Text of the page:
Thursday 13th August – Day 1 of The Palma Match

Two evenings ago the “batting order” for the 2-day Palma Match was announced, following more than 2 hours of deliberations by the Management team, and preceded by much analysis of score sheets and plots. Yesterday evening another short team meeting took place, to finalise details and focus minds, followed by a muted though enjoyable team BBQ at our accommodation and an early night for all.

It is worth reminding ourselves that the finalising of the “order of fire” for the 2-day match was not a team selection; the Palma team was selected several months ago. Every member of the touring team continues to have an important part to play over the coming 2 days. Just 16 of the advertised team of 26 (28 with our 2 physios) will be “firing shots”, but all are fully involved, and indeed have been over the past 3 years of training and preparation. Furthermore, the team would be much the poorer without the participation and dedication of the whole Palma squad from the beginning, and the support of so many of our family and friends “back home”; we want to perform well for you, for our fellow team members and for our Country. All should share in any success we may be fortunate enough to enjoy (and perhaps sympathise with any unexpected shortcomings!). We are well prepared, confident but not complacent, and ready to do battle.

On to the business in hand….

It is 0750. The mood is quiet. The tension is palpable. At 0800 the team assembles for 15 minutes communal team exercises and some light-hearted banter to help ease the tension. As the warm up is brought to a close, target allocation for the first range is announced. The team moves rifles, equipment, scopes, chairs, bags etc. behind the allocated targets towards the right hand side of the range; of the 8 target group allocations we start second from the right. During the 2 days each team will fire on 6 of the allocated target groups, and never more than once on any one group.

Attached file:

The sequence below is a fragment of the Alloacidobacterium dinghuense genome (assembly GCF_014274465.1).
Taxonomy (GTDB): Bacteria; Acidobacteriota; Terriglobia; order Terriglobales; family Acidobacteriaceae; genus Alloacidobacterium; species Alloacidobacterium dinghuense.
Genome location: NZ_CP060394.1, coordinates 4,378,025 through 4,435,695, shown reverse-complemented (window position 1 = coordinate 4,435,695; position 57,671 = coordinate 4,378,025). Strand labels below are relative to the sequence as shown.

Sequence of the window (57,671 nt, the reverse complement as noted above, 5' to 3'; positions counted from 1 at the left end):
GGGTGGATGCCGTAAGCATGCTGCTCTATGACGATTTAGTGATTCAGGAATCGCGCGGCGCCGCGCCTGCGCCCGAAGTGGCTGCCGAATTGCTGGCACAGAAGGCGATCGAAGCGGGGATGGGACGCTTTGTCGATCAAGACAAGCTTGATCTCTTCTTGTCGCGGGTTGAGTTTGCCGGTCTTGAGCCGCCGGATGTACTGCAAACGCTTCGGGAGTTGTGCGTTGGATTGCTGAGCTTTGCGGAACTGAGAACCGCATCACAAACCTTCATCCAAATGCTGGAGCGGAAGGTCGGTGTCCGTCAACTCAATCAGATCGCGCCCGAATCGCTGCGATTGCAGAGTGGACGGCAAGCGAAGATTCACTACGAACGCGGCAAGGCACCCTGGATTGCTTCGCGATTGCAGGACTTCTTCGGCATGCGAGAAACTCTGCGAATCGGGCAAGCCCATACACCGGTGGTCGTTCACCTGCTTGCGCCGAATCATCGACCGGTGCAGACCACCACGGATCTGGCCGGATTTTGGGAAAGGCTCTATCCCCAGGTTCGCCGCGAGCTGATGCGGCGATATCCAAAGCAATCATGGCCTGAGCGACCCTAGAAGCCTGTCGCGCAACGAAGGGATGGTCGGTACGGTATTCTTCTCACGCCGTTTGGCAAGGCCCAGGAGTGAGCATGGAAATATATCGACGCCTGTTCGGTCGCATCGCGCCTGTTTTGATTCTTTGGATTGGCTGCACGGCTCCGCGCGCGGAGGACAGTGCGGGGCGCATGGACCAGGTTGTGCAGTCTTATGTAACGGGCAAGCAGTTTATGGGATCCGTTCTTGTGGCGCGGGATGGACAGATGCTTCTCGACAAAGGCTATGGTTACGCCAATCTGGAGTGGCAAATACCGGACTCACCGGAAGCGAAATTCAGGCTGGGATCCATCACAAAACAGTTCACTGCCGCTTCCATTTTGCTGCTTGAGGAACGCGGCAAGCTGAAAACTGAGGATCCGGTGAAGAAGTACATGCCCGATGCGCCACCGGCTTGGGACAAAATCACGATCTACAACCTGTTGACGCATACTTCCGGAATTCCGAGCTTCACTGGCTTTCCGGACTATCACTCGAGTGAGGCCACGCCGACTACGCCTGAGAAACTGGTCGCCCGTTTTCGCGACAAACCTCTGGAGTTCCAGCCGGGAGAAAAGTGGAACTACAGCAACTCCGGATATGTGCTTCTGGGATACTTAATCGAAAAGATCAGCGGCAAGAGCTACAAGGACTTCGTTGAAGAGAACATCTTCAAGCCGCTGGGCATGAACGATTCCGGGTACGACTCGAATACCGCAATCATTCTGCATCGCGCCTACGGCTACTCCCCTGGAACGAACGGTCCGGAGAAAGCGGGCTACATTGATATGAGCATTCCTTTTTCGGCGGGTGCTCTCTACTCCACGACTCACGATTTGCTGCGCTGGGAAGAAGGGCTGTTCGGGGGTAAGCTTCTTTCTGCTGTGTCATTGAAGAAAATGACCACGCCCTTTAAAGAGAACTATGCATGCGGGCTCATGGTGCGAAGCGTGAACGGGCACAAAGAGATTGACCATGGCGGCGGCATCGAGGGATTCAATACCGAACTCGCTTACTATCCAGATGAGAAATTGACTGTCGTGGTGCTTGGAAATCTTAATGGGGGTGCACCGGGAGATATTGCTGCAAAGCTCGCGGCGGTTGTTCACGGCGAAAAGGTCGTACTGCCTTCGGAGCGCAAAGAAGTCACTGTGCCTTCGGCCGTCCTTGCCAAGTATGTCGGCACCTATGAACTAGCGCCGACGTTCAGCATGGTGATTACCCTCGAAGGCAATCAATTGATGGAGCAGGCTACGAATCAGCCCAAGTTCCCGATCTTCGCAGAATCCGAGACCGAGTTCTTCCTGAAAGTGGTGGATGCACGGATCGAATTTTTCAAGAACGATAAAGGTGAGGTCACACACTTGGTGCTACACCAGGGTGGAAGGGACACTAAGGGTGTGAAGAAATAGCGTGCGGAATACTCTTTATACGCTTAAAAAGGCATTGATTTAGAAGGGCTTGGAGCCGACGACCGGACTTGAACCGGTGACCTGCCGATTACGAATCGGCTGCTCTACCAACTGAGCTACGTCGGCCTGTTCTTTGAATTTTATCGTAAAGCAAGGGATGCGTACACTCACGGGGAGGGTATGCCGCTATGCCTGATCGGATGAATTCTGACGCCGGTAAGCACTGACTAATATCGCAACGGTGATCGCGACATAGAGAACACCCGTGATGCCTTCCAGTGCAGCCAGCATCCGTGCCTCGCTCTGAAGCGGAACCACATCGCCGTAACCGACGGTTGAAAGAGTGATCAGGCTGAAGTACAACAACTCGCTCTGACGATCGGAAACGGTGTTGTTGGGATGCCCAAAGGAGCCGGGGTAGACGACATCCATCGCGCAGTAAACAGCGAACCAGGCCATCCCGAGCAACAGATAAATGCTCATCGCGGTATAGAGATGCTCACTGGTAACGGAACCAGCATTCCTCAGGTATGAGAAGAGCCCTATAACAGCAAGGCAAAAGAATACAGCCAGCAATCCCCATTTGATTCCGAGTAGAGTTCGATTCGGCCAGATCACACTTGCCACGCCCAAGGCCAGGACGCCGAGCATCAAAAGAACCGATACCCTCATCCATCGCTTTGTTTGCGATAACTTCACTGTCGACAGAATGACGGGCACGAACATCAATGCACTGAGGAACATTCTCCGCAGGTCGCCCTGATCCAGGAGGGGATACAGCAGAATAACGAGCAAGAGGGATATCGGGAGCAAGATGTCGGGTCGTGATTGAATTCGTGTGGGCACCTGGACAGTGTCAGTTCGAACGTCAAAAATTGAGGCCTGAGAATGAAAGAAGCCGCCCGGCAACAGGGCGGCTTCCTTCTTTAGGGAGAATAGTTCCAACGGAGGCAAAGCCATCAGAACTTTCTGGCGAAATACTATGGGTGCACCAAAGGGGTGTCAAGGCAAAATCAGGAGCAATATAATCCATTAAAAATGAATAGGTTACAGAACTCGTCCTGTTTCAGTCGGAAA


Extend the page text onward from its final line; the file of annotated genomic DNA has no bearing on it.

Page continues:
A final team brief during which the Captain reminds us all that the World is watching and expects a performance deserving of the current holders of the Palma trophy – no pressure there then! The first firers move forward to find as good a position on the firing point, which is badly worn and pitted. The match referee is called to adjudicate on options of exactly where we can position both ourselves and our kit; a compromise is reached, not ideal, but workable. “Colours” take place at 0855; the countdown begins…10, 9, 8….2, 1…. All are standing to face the cannon half a mile away. A large plume of white smoke is followed nearly a second later by the report of the cannon. Servicemen and women and some USA Veterans salute, others place right hand over left breast in the USA style; the remaining 200 odd competitors and officials remain respectfully still. As the last bars of the USA anthem die away “Carry on” is broadcast and we are back into the “zone”. Things now happen at a faster pace. The 5 minute “blow off” period commences without delay and the air is filled for the first time today with the crackle of several hundred shots in a couple of minutes, before relative silence once more descends. Team members go about their well-rehearsed preparations, in part to keep occupied and not dwell overly on the task ahead. Even the more experienced team members have to work to relax and stay focused; it is surprising how mentally tiring this can be! Muted conversations, a few light hearted jokes; some read, some revisit the physios, others listen to music through private earphones. Some use mental visualisation techniques to rehearse the action to come. Your scribe writes the diary for today…